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Power-supply transient recovery time is the specification of a dc power supply. It describes how quickly the power supply will recover from a transient load condition on the output of the power supply.
With an ideal power supply operating in constant voltage, the output voltage would remain at the programmed value regardless of the current being drawn out of the power supply by the load. A real power supply, however, cannot maintain its programmed voltage when there’s a rapid rise in load current.
In response to a rapid rise in current, the power-supply voltage will droop until the power-supply regulation feedback loop brings the voltage back up to the programmed value. The time it takes for the value to get back to the programmed value is the load transient recovery time (Fig. 1).
Note that if the load-current transient is not a fast transient, but rather slowly rises or falls, the power-supply regulation feedback loop will be fast enough to regulate and maintain the output voltage without any visible transient. As the current transient’s edge speed increases, it exceeds the power-supply feedback loop’s ability to “keep up” and hold the voltage constant, resulting in a load transient event.
The power-supply transient recovery time is measured from the beginning of the load-current transient to when the power supply settles down and again reaches the programmed value. But anytime you specify “reaches a programmed value,” you must specify to within a tolerance band. Thus, power-supply load-transient recovery time is specified as the time required to reach a tolerance band of some percent of the programmed value, some percent of the rated output, or even a fixed voltage tolerance band. The table shows some examples of power-supply transient specifications.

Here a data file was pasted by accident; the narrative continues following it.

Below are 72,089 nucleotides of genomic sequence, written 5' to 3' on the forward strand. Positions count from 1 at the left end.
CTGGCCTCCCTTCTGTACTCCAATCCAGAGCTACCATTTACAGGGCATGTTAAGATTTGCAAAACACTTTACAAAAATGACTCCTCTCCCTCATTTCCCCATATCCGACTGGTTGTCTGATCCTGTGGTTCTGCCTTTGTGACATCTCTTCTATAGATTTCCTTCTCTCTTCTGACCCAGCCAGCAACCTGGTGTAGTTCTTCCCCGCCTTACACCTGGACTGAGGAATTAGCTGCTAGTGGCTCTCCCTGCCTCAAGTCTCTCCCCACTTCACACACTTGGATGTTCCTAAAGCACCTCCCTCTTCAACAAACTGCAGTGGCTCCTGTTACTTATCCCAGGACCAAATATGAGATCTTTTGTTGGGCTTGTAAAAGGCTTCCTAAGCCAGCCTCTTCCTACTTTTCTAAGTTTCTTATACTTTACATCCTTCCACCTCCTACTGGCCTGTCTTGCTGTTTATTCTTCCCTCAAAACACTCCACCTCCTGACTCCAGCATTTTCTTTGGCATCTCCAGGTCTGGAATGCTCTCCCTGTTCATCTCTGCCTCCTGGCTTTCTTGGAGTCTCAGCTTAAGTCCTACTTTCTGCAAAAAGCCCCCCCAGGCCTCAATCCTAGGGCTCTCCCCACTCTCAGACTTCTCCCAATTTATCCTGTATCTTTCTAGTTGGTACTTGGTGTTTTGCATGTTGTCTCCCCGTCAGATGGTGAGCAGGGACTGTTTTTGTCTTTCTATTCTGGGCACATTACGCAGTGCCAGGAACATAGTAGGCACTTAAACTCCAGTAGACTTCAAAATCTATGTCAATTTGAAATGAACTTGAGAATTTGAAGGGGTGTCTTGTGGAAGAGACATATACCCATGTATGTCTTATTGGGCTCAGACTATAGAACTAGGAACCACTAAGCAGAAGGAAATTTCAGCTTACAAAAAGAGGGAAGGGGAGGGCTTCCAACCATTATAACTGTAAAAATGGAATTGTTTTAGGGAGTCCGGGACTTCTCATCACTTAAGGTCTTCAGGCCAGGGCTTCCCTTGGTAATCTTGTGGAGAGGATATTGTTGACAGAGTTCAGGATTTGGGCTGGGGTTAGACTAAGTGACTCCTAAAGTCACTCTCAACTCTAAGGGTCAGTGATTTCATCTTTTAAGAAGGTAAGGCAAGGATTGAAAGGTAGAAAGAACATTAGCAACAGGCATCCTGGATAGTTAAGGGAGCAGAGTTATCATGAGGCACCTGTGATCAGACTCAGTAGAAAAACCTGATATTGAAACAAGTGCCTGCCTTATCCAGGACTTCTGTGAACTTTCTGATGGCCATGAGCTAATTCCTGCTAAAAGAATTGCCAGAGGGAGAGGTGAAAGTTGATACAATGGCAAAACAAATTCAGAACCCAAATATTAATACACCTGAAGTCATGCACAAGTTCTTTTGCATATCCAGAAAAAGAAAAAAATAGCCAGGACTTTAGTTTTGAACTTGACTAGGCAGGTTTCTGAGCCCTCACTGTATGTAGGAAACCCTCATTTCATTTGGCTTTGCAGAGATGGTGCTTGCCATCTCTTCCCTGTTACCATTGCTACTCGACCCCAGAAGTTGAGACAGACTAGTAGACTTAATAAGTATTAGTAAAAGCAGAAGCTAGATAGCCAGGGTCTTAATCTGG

Looking at the Keysight N7952A power supply, you can see that the transient recovery-time tolerance band is specified as 100 mV. When measuring transient recovery time, if the output voltage is 25 V, you must measure how long it takes the power supply to recover back to within ±100 mV around 25 V.
Power Amplifiers Exemplify Why Transient Recovery Time is Important
Let’s look at an example application where dc power-supply transient response is important. When testing power amplifiers (PA) used in mobile devices (such as cell phones or tablets), it’s very important for the dc bias voltage into the device under test (DUT) to remain at a fixed and stable voltage. If the voltage were to fluctuate or change during the test, the proper test conditions are not maintained and the resulting RF power measurements on the DUT will not be correct.
In this case of the PA, the situation is exacerbated due to the current profile. The PA transmits in pulses, and therefore pulls current from the dc bias in pulses. These pulses have fast edge rates and therefore present significant load transients on the dc bias. Each time the PA pulses on, it draws high current, which drags down the dc bias power supply. The power supply will recover quickly; however, during the time when the power supply is responding to the transient, its voltage is not at the desired value for the test. Once the power supply recovers, the PA will then operate under the right test conditions and thus it becomes possible to make the proper RF power measurements.
With billions of PAs being manufactured and tested each year, test throughput is critical. If the power supply recovers slowly, it adds test time to the PA and therefore slows down manufacturing test throughput. PA manufacturers, therefore, look for fast recovery power supplies to ensure they can achieve maximum manufacturing test throughput. They look to the transient recovery time specification to determine which supply will be best for their application. So, the power-supply vendor needs to be able to accurately measure power-supply transient recovery time in order to present the best possible specification to PA manufacturers.
Measuring Transient Recovery Time